The 2016 homeless count was just released. A record number of people were reported as homeless this year, 1,847 people, an increase of almost 100 people from previous year. A record high number of recently homeless (people who became homeless in the past year) was also reported. The increase in homeless people was found despite the fact that it was windy, cold and pouring rain on the night of the homeless count.
Carnegie Community Action Project is not surprised by the findings of the homeless count, and we have released our own housing report card for the City (see attached). Unchecked gentrification has been pushing up rents in SRO Hotels in the Downtown Eastside, and in low-income neighbourhoods across the lower Mainland. SRO hotels, often referred to as the last stop before homelessness, has become the first step to homelessness.
The loss of low-income housing, especially SRO hotels, is compounded by the lack of new social housing renting at shelter rate. While the new supportive housing buildings that have opened in the last couple of years rent for $375, these units are simply not enough. Furthermore, new social housing units are often not affordable to homeless people and people most at risk of homelessness. According to recent research by CCAP researcher Gabe Boothroyd (see attachment), less than 6% of new social housing units built in the City between 2012 and 2015 are guaranteed to rent at the shelter rate of welfare ($375).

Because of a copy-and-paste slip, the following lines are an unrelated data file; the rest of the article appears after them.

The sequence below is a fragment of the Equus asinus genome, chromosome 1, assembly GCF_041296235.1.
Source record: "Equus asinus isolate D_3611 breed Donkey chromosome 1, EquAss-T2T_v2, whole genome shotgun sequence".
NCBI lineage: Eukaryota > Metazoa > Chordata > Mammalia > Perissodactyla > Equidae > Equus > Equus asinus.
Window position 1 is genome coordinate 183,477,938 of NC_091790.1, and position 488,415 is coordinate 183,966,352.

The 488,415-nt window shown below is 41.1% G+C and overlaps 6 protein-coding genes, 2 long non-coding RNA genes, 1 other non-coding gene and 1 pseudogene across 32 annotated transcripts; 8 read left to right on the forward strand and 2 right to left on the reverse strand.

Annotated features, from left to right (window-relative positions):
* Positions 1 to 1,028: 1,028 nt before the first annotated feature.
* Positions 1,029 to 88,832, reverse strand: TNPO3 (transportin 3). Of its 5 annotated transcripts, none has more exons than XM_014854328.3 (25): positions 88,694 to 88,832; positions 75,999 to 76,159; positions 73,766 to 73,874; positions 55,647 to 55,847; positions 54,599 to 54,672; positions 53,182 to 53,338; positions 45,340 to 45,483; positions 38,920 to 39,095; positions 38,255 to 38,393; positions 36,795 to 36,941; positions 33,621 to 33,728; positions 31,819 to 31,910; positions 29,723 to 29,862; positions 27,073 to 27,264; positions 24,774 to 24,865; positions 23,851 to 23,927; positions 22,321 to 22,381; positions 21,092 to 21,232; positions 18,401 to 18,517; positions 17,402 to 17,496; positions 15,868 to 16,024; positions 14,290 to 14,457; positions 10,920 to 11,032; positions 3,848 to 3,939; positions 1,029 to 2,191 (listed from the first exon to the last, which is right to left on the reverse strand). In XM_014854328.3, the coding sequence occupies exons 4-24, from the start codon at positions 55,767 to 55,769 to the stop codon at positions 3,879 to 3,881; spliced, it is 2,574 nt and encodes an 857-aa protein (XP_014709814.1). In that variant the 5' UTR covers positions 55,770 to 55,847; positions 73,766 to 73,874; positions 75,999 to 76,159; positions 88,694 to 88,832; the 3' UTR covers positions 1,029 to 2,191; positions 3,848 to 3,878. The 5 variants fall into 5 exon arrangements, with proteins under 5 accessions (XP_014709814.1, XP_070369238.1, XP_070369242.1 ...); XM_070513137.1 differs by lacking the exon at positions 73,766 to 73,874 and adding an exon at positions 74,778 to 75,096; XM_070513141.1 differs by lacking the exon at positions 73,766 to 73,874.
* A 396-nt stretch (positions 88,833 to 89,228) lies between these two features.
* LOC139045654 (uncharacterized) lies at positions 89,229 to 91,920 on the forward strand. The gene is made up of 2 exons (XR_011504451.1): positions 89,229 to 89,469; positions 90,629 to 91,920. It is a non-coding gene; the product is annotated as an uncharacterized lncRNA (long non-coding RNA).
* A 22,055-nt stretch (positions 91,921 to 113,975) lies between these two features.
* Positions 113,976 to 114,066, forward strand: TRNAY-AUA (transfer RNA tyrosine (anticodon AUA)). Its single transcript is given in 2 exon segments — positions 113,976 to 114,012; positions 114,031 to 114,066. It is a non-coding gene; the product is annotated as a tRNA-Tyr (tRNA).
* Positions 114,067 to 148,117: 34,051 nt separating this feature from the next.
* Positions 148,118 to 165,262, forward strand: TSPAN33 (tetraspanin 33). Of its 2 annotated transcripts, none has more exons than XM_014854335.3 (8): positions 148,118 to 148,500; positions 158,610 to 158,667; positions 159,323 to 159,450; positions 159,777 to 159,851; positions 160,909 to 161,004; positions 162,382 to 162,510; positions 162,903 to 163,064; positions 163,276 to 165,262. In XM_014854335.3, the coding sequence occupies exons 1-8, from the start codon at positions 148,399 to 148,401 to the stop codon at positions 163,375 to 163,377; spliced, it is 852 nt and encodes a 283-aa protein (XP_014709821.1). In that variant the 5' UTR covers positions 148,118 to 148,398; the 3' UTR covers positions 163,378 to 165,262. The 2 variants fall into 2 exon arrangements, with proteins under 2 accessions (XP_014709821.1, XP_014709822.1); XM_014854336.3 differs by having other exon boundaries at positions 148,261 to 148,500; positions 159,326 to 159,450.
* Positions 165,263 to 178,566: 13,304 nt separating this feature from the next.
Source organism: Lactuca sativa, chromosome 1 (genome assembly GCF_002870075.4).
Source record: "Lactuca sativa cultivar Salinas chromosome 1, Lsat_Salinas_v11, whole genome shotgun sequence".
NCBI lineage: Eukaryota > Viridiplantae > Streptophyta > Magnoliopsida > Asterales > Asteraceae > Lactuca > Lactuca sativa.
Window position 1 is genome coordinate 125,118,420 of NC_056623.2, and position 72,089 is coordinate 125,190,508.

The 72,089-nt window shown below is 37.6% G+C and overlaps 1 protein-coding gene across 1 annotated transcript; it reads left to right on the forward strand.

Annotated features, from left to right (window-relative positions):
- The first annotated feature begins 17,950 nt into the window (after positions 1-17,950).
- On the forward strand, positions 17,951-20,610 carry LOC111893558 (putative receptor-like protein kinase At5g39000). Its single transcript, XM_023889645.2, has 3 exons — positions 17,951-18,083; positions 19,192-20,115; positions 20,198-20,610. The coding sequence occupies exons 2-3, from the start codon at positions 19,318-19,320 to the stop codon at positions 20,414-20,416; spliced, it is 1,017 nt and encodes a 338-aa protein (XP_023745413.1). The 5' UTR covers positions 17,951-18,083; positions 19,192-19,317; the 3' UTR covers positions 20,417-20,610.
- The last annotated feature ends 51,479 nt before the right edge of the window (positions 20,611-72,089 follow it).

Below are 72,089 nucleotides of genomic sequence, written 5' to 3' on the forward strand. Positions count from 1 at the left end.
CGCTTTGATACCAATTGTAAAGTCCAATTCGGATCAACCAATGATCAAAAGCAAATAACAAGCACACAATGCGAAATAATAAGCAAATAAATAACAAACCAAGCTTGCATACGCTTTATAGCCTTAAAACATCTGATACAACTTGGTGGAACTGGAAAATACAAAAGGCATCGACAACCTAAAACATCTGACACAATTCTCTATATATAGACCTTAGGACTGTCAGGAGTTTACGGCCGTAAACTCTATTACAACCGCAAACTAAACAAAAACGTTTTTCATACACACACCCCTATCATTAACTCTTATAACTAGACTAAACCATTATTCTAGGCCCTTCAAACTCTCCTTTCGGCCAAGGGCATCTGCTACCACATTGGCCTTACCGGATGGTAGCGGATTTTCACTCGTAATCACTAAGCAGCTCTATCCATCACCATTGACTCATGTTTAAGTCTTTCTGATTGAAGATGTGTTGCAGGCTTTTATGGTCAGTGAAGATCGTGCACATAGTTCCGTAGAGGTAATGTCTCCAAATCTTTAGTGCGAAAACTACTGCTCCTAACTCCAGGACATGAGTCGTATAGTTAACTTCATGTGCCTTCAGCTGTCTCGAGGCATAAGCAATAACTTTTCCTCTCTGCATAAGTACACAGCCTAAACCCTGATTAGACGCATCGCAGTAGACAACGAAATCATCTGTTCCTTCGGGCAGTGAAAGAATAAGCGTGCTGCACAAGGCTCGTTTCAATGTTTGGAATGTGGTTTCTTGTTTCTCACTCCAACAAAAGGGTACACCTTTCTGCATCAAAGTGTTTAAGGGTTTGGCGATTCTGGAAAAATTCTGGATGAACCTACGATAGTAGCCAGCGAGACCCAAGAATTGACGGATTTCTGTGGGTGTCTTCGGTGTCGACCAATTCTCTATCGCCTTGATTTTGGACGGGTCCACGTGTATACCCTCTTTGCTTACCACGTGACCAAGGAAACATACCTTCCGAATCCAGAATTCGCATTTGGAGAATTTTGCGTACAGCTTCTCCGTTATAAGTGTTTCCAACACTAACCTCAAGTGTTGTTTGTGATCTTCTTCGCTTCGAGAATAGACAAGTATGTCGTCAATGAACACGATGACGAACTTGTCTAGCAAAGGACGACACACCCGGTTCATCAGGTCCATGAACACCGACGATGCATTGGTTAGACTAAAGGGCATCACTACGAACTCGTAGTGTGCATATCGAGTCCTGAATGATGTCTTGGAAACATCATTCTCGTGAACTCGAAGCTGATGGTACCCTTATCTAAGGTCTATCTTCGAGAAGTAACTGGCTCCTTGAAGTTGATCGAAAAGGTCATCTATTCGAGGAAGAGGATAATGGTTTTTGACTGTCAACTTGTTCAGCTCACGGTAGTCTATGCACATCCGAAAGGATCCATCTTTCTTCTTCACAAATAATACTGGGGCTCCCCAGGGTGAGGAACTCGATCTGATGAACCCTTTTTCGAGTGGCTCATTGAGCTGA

In the words of CCAP volunteer Harold Lavender, “The report shows that the homeless situation is getting worse and it will continue to do so in the future. This reflects a failure of all levels of government including the City. Without a fundamental change in direction, the problem cannot be solved. “
The social housing needed by the over 100,000 people facing homelessness in BC will only come through tax-based housing programs organized by the provincial, federal and city governments together. However, there is a lot that cities can do to stop the loss of low- income affordable rental housing and to advance the struggle for social housing programs from senior governments in the meantime. To prevent homelessness from rising in the next year, CCAP would like the City to:
- Take stronger measures to protect the existing affordable housing stock, this includes strengthening the SRA by-law and strengthening the definition of SRO conversions to include minor renovations and rent hikes;
- Enforce the Standards of Maintenance bylaw with more frequent inspections, by doing repairs and billing the landlords for the cost, and by reducing time limits that landlords have to fix maintenance problems like heat and hot water;
- Make sure that new social housing is prioritized for people on welfare and renters making under 20k. This means the city needs to redefine social housing so it guarantees the majority of social housing units at shelter rate;
- Create 100% welfare rate housing on 10 city owned sites, 6 of which the city already owns, in the Downtown Eastside.
- Advocate the Provincial government for rent control tied to the unit, not the tenant, for all rental units;
- Lease as many SRO Hotels as possible, provide proper maintenance and stabilize rents;
- Fund the SRO collaborative to increase its capacity to organize in hotels so that tenants have backup and knowledge for how to assert their rights.